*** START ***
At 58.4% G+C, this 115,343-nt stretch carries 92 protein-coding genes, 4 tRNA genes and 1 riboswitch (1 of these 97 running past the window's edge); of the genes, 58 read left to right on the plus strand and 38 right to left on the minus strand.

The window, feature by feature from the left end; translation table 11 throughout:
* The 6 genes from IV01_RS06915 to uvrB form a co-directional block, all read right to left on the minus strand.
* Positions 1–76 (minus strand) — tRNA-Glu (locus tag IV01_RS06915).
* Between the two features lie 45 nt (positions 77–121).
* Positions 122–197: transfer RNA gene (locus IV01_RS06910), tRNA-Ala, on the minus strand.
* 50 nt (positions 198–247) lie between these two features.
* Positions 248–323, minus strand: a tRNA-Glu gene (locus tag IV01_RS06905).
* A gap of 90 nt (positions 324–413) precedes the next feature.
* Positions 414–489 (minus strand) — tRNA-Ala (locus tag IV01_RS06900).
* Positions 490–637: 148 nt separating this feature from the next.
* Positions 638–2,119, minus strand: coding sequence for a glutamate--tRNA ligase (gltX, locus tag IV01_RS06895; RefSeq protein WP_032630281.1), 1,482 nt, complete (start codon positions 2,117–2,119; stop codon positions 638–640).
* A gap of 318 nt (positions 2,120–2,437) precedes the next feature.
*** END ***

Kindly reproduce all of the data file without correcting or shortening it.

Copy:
At 58.4% G+C, this 115,343-nt stretch carries 92 protein-coding genes, 4 tRNA genes and 1 riboswitch (1 of these 97 running past the window's edge); of the genes, 58 read left to right on the plus strand and 38 right to left on the minus strand.

The window, feature by feature from the left end; translation table 11 throughout:
* The 6 genes from IV01_RS06915 to uvrB form a co-directional block, all read right to left on the minus strand.
* Positions 1–76 (minus strand) — tRNA-Glu (locus tag IV01_RS06915).
* Between the two features lie 45 nt (positions 77–121).
* Positions 122–197: transfer RNA gene (locus IV01_RS06910), tRNA-Ala, on the minus strand.
* 50 nt (positions 198–247) lie between these two features.
* Positions 248–323, minus strand: a tRNA-Glu gene (locus tag IV01_RS06905).
* A gap of 90 nt (positions 324–413) precedes the next feature.
* Positions 414–489 (minus strand) — tRNA-Ala (locus tag IV01_RS06900).
* Positions 490–637: 148 nt separating this feature from the next.
* Positions 638–2,119, minus strand: coding sequence for a glutamate--tRNA ligase (gltX, locus tag IV01_RS06895; RefSeq protein WP_032630281.1), 1,482 nt, complete (start codon positions 2,117–2,119; stop codon positions 638–640).
* A gap of 318 nt (positions 2,120–2,437) precedes the next feature.